The Sound (of Mallet Blows) and the Fury (of the Neighbors)

A close second on the overall list of questions people ask me about small-space, apartment-based woodworking is, “Don’t the neighbors complain about the noise?”. I get the question frequently enough to warrant a full post response.

Woodworking, even the hand-tool-only variety, is noisy. The thud of the chisel mallet echoes down a long hallway just as the whirr of the plunge router does. The wheeze of hand-sawing is unmistakeable to even the most casual aural observer.  And other more muted work, such as hand-planing, can nonetheless audibly rattle bench-top accoutrements.

So what can you do, if you want to make furniture in an apartment or a side room and not also accumulate noise violations or the scorn of your family members?  Each situation is unique, but there are some tricks that I employ. And since chopping mortises is the loudest thing I do other than a quick orbital sanding (rarely, if necessary), I will use that as my basic example:

  1. Don’t chop mortises during quiet hours. Apartment buildings usually have a range of hours during the business day where loud noise is tolerated.  So keep your loud tasks to the daytime hours and generally be cognizant of what you’re doing.
  2. Space out louder tasks. You’ve got 8 or more mortises to chop, I get it. Chop two at 10am and then two more at each of noon, 2pm and 4pm. Short bursts of loud banging are less likely to attract attention than sustained pounding.  Use the time in between for quieter tasks, like sawing, planing or sharpening.
  3. Sharpen early and often. Sharp tools mean better results for less effort, so trim down your total mallet blows by keeping your chisels sharp.
  4. Fully support the work.  Wood vibrates and resonates when struck.  Trying to chop a mortise in a piece of wood that’s partially overhanging the bench top is not very different from banging on an impromptu xylophone.  Fully supporting the piece over it’s entire length will reduce vibration and help deaden any resonance.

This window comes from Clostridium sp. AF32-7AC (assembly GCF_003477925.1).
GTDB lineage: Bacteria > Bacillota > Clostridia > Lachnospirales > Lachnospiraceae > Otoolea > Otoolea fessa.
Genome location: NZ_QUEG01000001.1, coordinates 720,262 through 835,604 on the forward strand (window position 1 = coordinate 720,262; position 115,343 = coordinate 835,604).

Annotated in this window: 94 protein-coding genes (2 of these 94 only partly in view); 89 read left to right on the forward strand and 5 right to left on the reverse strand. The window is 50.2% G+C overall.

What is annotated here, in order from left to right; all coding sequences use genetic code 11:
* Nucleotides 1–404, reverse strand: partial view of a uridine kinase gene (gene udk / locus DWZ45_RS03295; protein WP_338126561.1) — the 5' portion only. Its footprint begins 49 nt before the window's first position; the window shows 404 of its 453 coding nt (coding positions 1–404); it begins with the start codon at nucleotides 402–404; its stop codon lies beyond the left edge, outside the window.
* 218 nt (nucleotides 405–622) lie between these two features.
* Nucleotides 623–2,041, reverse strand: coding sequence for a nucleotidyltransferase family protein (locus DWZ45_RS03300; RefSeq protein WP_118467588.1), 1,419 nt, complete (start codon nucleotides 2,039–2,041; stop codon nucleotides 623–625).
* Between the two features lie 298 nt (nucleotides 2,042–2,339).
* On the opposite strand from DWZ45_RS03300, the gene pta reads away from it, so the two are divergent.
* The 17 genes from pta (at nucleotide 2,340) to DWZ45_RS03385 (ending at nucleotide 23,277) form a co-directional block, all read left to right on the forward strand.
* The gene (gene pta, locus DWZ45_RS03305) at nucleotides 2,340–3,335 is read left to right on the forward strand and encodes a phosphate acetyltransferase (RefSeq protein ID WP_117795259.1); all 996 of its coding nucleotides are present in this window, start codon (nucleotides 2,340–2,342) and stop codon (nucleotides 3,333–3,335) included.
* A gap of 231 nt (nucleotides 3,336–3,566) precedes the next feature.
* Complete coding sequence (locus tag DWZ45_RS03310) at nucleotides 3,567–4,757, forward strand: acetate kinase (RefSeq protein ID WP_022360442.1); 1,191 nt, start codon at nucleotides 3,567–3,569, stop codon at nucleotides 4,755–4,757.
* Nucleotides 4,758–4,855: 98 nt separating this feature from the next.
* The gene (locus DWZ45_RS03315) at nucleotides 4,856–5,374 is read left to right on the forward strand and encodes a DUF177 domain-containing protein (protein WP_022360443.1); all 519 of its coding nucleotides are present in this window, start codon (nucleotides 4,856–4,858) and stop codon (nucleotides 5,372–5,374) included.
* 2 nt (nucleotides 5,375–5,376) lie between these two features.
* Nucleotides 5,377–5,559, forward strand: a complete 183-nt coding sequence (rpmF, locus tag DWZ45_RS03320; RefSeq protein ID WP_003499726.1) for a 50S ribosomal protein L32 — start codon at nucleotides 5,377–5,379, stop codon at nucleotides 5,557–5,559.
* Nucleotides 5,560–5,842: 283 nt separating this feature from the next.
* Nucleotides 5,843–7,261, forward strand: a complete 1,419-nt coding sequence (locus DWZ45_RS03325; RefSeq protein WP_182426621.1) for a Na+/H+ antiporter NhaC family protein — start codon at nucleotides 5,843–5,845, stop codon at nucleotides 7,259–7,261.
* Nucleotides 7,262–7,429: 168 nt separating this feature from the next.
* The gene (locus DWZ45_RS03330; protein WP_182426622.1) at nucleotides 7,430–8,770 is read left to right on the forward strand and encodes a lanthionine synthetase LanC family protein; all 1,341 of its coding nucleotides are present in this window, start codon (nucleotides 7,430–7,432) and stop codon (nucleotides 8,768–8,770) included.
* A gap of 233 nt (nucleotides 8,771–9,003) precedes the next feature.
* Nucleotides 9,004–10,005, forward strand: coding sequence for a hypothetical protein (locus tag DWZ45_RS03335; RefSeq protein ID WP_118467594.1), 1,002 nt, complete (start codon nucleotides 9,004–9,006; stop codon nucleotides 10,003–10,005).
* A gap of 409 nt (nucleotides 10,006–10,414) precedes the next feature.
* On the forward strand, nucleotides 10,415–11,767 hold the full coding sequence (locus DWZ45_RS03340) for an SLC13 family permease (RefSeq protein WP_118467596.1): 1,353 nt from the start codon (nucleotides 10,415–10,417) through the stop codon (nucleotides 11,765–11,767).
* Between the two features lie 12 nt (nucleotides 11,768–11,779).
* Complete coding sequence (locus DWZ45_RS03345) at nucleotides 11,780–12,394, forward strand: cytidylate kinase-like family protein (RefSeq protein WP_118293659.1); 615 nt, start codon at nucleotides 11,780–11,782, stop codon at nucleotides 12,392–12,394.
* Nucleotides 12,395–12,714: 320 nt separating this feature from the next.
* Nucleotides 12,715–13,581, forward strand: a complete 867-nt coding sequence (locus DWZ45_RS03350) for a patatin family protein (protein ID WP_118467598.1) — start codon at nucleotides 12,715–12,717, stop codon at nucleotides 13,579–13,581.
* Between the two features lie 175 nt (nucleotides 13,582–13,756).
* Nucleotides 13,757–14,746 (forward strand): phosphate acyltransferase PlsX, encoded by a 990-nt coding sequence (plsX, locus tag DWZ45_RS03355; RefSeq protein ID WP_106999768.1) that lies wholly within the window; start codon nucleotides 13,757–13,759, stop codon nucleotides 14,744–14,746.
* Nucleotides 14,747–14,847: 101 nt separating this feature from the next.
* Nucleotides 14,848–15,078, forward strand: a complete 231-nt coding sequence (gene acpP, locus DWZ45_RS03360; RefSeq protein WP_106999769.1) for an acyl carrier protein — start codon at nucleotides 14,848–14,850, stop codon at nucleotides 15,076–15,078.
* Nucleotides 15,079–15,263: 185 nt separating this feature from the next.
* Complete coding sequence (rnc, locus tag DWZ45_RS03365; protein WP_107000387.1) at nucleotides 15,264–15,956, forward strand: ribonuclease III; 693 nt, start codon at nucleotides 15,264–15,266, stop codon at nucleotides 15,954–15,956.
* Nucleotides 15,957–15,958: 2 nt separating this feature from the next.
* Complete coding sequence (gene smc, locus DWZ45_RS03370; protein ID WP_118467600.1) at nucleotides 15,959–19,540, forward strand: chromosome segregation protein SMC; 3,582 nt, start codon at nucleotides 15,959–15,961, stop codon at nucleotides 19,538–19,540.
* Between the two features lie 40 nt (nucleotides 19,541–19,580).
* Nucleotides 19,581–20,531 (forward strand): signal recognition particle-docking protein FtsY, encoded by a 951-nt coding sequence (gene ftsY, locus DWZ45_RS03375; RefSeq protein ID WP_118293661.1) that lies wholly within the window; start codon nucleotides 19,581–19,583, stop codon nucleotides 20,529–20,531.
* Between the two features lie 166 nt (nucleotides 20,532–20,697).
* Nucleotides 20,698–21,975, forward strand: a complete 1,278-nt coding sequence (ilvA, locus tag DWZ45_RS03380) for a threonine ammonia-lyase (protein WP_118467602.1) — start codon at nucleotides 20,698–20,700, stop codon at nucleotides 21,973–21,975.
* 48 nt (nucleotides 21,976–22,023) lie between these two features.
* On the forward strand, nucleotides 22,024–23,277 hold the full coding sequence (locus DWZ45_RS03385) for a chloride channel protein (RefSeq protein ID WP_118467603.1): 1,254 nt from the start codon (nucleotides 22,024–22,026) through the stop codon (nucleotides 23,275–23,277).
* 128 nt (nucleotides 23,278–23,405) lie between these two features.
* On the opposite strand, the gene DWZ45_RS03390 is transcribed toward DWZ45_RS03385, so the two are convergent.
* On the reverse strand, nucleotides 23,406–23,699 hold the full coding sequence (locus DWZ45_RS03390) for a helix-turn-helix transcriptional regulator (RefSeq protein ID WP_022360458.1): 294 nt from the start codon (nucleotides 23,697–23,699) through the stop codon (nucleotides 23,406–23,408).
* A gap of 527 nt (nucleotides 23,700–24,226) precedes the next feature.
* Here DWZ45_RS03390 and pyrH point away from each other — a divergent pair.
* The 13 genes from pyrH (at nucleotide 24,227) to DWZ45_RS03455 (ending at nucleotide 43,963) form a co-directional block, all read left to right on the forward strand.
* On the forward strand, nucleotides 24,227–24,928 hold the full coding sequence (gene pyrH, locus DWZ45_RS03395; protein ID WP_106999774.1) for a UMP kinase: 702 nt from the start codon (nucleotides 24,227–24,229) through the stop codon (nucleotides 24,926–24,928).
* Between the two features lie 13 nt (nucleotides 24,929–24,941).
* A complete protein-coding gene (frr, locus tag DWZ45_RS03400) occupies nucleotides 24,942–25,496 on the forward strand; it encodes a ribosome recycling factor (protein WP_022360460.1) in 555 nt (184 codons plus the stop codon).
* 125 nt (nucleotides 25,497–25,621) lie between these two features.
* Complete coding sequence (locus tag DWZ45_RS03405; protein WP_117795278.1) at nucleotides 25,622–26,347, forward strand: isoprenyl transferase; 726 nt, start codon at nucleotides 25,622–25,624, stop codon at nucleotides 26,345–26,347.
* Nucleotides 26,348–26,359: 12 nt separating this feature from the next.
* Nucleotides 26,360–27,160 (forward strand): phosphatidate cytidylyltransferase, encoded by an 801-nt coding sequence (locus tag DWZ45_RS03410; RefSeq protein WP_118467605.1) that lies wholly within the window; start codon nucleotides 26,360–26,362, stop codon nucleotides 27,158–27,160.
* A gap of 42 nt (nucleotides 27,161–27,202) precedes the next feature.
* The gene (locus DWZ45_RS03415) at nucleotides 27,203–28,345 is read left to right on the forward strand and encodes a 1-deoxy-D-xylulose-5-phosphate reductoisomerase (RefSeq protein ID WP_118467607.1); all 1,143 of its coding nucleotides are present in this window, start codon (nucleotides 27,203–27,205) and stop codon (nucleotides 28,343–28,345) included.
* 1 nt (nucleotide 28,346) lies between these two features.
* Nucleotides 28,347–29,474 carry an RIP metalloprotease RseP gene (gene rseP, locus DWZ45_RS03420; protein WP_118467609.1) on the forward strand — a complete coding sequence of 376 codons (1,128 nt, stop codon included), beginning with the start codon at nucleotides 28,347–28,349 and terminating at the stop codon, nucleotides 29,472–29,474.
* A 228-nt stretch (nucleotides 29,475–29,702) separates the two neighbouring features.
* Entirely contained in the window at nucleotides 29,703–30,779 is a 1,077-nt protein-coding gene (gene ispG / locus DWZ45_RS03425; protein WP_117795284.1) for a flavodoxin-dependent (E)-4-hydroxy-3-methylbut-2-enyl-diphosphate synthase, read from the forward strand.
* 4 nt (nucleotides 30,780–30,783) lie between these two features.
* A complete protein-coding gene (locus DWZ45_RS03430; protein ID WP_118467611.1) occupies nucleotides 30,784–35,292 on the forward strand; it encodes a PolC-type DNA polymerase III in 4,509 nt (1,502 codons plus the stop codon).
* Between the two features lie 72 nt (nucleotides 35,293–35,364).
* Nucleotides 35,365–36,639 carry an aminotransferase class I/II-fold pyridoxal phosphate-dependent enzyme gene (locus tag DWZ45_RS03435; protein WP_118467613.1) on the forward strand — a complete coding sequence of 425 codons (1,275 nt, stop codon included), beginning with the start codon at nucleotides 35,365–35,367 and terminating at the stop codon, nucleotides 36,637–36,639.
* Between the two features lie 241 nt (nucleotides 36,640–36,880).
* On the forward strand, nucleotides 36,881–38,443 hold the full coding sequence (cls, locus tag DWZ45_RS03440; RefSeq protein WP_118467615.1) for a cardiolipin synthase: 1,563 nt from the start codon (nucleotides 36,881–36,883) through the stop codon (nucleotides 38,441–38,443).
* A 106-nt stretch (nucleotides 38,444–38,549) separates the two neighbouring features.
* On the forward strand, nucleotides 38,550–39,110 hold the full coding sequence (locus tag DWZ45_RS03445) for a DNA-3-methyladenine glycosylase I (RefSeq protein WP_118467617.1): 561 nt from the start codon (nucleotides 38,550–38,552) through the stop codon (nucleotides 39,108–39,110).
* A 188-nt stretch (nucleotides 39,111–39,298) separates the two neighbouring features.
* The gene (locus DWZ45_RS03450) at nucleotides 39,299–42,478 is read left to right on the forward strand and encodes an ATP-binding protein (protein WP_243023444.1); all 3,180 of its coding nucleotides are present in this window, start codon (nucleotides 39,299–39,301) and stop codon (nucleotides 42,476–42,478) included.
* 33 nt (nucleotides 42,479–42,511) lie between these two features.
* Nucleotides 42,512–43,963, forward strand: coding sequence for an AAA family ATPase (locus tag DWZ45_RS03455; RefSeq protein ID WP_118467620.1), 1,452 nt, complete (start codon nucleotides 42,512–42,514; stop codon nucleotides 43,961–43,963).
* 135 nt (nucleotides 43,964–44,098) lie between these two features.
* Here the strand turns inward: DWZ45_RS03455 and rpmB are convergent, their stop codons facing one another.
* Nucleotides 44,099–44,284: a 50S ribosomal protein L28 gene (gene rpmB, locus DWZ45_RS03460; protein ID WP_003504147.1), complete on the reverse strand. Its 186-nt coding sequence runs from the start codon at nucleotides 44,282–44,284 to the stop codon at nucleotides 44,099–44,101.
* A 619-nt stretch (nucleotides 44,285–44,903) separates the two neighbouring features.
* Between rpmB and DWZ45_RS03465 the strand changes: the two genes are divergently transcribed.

5. Dampen outbound noise.  My walls are solid concrete, but my front door certainly isn’t.  It’s a hollow metal box that works pretty much like an amplifier into the hallway.  In a pinch, I will drape a heavy cloth blanket over my front door (not unlike the soundproofing they put in music studios).  There are commercial sound-dampening tapestries that work even better, if you care to spend the money.

Some combination of these tricks will go a long way toward keeping your neighbors and loved ones tolerant of your furniture-making.  And time spent disputing noise complaints or apologizing to your family is time not spent in the workshop.

JPG

8 comments

  1. This is the biggest issue I’m facing right now. I’m on the top floor of a wooden apartment, and chopping mortises (I’ve got a ton in my current project) just can’t be done in the apartment without risking a visit from the landlord. It’s such a simple thing to ask for in a city, I just need a wharehouse with a sturdy table where I can hammer away in delight. But alas, all I see are the maker shops which are overkill for my simple needs.

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      1. It’s the dinner table 😉 I’m not so much worried about the impact transferring through the floors (although that will happen), since I can just work in the ground in the living room which has carpets. It’s the noise, the walls in these old San Francisco houses are no concrete, so the sounds are free to roam. Sigh. Bottom line is I can’t finish the chair I’m working on without these mortises, and I’d like to avoid using the auger bits for all of it since I find I don’t have that much control, and the clean up work will still need a lot of loud chopping. I need to find a friend with a garage and a bench top.

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  2. I had a project recently that I was working on at night after work, that required a lot of mortises. I only have my wife to worry about waking, as we live in a house, but it was still a good experiment on quiet wood working. I used an old method of mortise making, using my brace and bit to bore a series of holes inside the marked out mortise lines. I then just had to pare out the waste, a much quieter proposition, and the technique does not take that much more time than using a mortise chisel (yep, I timed it…7 minutes chopping, 10 drilling and paring).

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